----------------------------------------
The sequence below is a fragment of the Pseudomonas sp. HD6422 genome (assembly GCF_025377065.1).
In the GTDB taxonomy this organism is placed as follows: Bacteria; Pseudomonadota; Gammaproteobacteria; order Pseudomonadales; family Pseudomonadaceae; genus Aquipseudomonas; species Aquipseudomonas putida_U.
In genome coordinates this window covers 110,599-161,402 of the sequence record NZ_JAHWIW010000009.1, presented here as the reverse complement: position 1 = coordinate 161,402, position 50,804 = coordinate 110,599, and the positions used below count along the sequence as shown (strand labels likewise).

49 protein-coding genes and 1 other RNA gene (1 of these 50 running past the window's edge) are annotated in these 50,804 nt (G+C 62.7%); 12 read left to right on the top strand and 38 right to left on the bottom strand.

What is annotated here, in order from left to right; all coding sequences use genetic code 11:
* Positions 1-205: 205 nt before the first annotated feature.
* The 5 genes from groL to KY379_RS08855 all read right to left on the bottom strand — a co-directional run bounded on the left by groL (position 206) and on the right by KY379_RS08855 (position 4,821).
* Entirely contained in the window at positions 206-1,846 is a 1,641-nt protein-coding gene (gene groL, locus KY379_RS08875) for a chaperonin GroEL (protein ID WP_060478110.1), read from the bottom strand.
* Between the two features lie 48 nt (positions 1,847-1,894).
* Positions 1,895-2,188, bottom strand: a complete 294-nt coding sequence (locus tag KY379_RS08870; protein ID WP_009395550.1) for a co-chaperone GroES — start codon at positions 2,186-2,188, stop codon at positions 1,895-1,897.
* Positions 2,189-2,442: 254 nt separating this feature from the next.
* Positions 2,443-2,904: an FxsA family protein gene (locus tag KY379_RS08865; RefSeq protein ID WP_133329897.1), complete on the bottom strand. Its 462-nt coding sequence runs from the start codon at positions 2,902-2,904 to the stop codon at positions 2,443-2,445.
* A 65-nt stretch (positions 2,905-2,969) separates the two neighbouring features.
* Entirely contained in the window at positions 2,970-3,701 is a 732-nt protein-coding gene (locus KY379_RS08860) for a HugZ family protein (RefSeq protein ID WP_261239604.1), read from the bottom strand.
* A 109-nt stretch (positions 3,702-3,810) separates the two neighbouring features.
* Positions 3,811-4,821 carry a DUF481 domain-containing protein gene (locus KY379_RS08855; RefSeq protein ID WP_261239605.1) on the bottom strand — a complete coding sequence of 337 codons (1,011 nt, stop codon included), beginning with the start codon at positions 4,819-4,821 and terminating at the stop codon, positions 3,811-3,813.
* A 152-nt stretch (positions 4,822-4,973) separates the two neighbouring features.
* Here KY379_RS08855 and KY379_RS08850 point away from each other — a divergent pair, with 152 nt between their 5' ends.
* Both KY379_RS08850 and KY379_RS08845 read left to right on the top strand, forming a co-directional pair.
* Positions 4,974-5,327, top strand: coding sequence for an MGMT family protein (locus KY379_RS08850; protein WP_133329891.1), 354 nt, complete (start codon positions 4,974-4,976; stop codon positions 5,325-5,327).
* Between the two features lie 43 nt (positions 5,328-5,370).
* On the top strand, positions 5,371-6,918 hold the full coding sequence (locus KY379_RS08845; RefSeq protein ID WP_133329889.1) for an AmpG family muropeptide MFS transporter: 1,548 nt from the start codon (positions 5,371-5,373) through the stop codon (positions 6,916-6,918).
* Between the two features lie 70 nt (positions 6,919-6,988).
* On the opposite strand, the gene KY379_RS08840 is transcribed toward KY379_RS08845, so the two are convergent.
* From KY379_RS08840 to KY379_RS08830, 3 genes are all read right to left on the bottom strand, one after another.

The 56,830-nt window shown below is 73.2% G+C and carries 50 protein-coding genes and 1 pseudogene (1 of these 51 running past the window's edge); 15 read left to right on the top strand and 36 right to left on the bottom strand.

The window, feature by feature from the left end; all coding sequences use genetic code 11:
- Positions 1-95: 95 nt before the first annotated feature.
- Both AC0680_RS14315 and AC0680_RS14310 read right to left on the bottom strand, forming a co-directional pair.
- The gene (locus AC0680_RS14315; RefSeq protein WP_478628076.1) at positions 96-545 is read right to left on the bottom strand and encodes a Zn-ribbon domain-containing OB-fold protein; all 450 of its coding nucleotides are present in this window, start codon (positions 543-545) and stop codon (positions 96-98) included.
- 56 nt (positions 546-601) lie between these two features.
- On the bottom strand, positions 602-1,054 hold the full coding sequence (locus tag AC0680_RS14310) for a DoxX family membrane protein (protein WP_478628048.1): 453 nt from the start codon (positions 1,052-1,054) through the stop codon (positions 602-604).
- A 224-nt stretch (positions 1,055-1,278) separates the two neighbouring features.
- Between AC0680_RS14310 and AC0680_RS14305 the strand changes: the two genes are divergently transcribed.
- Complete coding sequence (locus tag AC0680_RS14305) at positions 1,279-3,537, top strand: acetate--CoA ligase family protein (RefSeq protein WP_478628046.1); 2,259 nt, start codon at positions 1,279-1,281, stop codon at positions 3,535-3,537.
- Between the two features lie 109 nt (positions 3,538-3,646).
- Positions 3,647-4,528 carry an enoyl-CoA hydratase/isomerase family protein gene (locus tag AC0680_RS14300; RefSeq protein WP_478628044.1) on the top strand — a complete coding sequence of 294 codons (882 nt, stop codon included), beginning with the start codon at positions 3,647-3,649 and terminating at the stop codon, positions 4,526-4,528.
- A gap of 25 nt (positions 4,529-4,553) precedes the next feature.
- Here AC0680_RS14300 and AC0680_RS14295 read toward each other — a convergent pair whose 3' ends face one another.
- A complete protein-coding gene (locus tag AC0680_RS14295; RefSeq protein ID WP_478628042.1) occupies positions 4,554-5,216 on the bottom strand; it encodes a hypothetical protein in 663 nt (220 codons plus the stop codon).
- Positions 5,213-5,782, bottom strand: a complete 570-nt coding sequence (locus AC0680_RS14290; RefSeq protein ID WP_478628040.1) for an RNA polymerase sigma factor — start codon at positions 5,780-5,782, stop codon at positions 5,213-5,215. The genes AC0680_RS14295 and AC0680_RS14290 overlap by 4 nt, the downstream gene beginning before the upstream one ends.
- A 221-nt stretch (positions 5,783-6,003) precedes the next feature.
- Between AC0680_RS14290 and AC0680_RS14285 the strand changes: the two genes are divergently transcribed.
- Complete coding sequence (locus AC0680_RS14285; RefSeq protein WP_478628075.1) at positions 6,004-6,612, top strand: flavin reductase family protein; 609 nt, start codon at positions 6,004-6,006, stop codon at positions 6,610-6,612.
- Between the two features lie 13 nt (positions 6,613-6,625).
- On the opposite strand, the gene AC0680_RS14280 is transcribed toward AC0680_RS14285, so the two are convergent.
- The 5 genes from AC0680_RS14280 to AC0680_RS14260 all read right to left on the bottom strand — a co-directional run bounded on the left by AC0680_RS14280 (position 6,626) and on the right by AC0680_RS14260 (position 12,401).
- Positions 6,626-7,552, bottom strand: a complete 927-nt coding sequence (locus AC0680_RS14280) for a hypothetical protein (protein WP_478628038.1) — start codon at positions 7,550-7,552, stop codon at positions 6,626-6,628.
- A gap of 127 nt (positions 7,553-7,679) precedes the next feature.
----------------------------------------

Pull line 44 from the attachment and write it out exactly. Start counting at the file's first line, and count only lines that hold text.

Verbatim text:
- Complete coding sequence (locus AC0680_RS14285; RefSeq protein WP_478628075.1) at positions 6,004-6,612, top strand: flavin reductase family protein; 609 nt, start codon at positions 6,004-6,006, stop codon at positions 6,610-6,612.